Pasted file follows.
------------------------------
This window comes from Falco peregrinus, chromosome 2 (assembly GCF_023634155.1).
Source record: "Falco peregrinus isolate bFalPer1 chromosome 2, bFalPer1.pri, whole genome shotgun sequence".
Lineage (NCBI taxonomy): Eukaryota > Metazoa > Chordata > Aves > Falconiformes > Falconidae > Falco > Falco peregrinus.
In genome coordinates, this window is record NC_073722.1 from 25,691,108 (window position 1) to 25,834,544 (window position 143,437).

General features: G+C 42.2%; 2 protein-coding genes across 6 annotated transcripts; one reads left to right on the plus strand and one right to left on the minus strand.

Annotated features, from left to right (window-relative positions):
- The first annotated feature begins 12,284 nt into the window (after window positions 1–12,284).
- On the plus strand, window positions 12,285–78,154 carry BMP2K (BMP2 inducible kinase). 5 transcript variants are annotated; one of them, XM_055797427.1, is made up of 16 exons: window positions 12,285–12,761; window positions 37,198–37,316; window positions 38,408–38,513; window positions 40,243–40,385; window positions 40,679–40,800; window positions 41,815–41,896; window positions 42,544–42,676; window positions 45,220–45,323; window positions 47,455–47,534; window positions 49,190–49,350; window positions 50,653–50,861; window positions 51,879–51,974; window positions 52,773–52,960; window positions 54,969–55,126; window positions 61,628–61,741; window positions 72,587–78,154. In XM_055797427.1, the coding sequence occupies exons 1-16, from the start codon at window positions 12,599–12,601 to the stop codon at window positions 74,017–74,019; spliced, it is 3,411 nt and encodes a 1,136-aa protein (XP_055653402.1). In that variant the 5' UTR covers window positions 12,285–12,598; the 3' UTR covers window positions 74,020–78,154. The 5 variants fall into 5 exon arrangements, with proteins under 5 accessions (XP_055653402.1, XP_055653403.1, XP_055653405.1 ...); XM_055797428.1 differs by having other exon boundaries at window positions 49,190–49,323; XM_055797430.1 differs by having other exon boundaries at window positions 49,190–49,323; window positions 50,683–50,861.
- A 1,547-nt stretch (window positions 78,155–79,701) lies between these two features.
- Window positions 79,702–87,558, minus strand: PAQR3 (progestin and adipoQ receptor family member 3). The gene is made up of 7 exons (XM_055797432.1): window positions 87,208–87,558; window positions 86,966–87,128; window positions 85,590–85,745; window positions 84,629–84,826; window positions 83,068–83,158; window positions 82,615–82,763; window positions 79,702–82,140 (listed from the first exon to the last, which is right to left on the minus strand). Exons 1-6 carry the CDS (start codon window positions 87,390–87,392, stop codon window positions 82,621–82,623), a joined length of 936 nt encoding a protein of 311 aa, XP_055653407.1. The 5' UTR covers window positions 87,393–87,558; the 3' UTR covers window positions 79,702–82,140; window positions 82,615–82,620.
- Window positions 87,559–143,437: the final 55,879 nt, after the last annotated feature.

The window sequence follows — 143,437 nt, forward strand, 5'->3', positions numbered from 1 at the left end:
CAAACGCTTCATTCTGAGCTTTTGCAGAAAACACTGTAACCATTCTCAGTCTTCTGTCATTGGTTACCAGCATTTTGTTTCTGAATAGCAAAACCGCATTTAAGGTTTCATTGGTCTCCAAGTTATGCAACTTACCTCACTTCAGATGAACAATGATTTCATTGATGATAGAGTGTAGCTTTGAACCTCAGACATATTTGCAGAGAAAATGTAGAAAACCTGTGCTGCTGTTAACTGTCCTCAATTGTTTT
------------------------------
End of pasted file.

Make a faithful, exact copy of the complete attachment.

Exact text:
This window comes from Falco peregrinus, chromosome 2 (assembly GCF_023634155.1).
Source record: "Falco peregrinus isolate bFalPer1 chromosome 2, bFalPer1.pri, whole genome shotgun sequence".
Lineage (NCBI taxonomy): Eukaryota > Metazoa > Chordata > Aves > Falconiformes > Falconidae > Falco > Falco peregrinus.
In genome coordinates, this window is record NC_073722.1 from 25,691,108 (window position 1) to 25,834,544 (window position 143,437).

General features: G+C 42.2%; 2 protein-coding genes across 6 annotated transcripts; one reads left to right on the plus strand and one right to left on the minus strand.

Annotated features, from left to right (window-relative positions):
- The first annotated feature begins 12,284 nt into the window (after window positions 1–12,284).
- On the plus strand, window positions 12,285–78,154 carry BMP2K (BMP2 inducible kinase). 5 transcript variants are annotated; one of them, XM_055797427.1, is made up of 16 exons: window positions 12,285–12,761; window positions 37,198–37,316; window positions 38,408–38,513; window positions 40,243–40,385; window positions 40,679–40,800; window positions 41,815–41,896; window positions 42,544–42,676; window positions 45,220–45,323; window positions 47,455–47,534; window positions 49,190–49,350; window positions 50,653–50,861; window positions 51,879–51,974; window positions 52,773–52,960; window positions 54,969–55,126; window positions 61,628–61,741; window positions 72,587–78,154. In XM_055797427.1, the coding sequence occupies exons 1-16, from the start codon at window positions 12,599–12,601 to the stop codon at window positions 74,017–74,019; spliced, it is 3,411 nt and encodes a 1,136-aa protein (XP_055653402.1). In that variant the 5' UTR covers window positions 12,285–12,598; the 3' UTR covers window positions 74,020–78,154. The 5 variants fall into 5 exon arrangements, with proteins under 5 accessions (XP_055653402.1, XP_055653403.1, XP_055653405.1 ...); XM_055797428.1 differs by having other exon boundaries at window positions 49,190–49,323; XM_055797430.1 differs by having other exon boundaries at window positions 49,190–49,323; window positions 50,683–50,861.
- A 1,547-nt stretch (window positions 78,155–79,701) lies between these two features.
- Window positions 79,702–87,558, minus strand: PAQR3 (progestin and adipoQ receptor family member 3). The gene is made up of 7 exons (XM_055797432.1): window positions 87,208–87,558; window positions 86,966–87,128; window positions 85,590–85,745; window positions 84,629–84,826; window positions 83,068–83,158; window positions 82,615–82,763; window positions 79,702–82,140 (listed from the first exon to the last, which is right to left on the minus strand). Exons 1-6 carry the CDS (start codon window positions 87,390–87,392, stop codon window positions 82,621–82,623), a joined length of 936 nt encoding a protein of 311 aa, XP_055653407.1. The 5' UTR covers window positions 87,393–87,558; the 3' UTR covers window positions 79,702–82,140; window positions 82,615–82,620.
- Window positions 87,559–143,437: the final 55,879 nt, after the last annotated feature.

The window sequence follows — 143,437 nt, forward strand, 5'->3', positions numbered from 1 at the left end:
CAAACGCTTCATTCTGAGCTTTTGCAGAAAACACTGTAACCATTCTCAGTCTTCTGTCATTGGTTACCAGCATTTTGTTTCTGAATAGCAAAACCGCATTTAAGGTTTCATTGGTCTCCAAGTTATGCAACTTACCTCACTTCAGATGAACAATGATTTCATTGATGATAGAGTGTAGCTTTGAACCTCAGACATATTTGCAGAGAAAATGTAGAAAACCTGTGCTGCTGTTAACTGTCCTCAATTGTTTT